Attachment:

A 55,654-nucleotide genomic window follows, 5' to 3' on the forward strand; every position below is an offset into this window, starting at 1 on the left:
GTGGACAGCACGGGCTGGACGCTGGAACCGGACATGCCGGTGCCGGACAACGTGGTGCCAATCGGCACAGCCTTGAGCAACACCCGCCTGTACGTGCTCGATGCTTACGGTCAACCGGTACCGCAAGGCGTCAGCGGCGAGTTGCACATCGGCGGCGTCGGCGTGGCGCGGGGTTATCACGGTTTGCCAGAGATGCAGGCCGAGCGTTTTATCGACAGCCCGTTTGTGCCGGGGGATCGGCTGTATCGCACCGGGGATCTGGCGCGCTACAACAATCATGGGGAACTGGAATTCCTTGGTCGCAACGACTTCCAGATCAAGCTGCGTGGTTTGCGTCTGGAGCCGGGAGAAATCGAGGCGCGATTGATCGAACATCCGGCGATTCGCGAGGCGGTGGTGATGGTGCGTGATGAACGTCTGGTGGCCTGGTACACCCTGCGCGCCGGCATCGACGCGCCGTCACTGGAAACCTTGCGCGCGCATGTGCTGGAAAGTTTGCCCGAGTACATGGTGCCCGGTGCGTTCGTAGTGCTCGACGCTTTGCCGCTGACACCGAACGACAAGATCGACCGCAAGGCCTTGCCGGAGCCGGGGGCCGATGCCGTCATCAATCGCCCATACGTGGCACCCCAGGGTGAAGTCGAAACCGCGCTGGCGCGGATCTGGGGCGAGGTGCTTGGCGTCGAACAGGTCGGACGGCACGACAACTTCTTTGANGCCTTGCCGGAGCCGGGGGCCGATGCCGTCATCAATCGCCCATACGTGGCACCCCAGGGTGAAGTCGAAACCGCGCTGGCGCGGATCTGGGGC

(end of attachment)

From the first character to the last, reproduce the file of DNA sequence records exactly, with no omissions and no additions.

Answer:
A 55,654-nucleotide genomic window follows, 5' to 3' on the forward strand; every position below is an offset into this window, starting at 1 on the left:
GTGGACAGCACGGGCTGGACGCTGGAACCGGACATGCCGGTGCCGGACAACGTGGTGCCAATCGGCACAGCCTTGAGCAACACCCGCCTGTACGTGCTCGATGCTTACGGTCAACCGGTACCGCAAGGCGTCAGCGGCGAGTTGCACATCGGCGGCGTCGGCGTGGCGCGGGGTTATCACGGTTTGCCAGAGATGCAGGCCGAGCGTTTTATCGACAGCCCGTTTGTGCCGGGGGATCGGCTGTATCGCACCGGGGATCTGGCGCGCTACAACAATCATGGGGAACTGGAATTCCTTGGTCGCAACGACTTCCAGATCAAGCTGCGTGGTTTGCGTCTGGAGCCGGGAGAAATCGAGGCGCGATTGATCGAACATCCGGCGATTCGCGAGGCGGTGGTGATGGTGCGTGATGAACGTCTGGTGGCCTGGTACACCCTGCGCGCCGGCATCGACGCGCCGTCACTGGAAACCTTGCGCGCGCATGTGCTGGAAAGTTTGCCCGAGTACATGGTGCCCGGTGCGTTCGTAGTGCTCGACGCTTTGCCGCTGACACCGAACGACAAGATCGACCGCAAGGCCTTGCCGGAGCCGGGGGCCGATGCCGTCATCAATCGCCCATACGTGGCACCCCAGGGTGAAGTCGAAACCGCGCTGGCGCGGATCTGGGGCGAGGTGCTTGGCGTCGAACAGGTCGGACGGCACGACAACTTCTTTGANGCCTTGCCGGAGCCGGGGGCCGATGCCGTCATCAATCGCCCATACGTGGCACCCCAGGGTGAAGTCGAAACCGCGCTGGCGCGGATCTGGGGC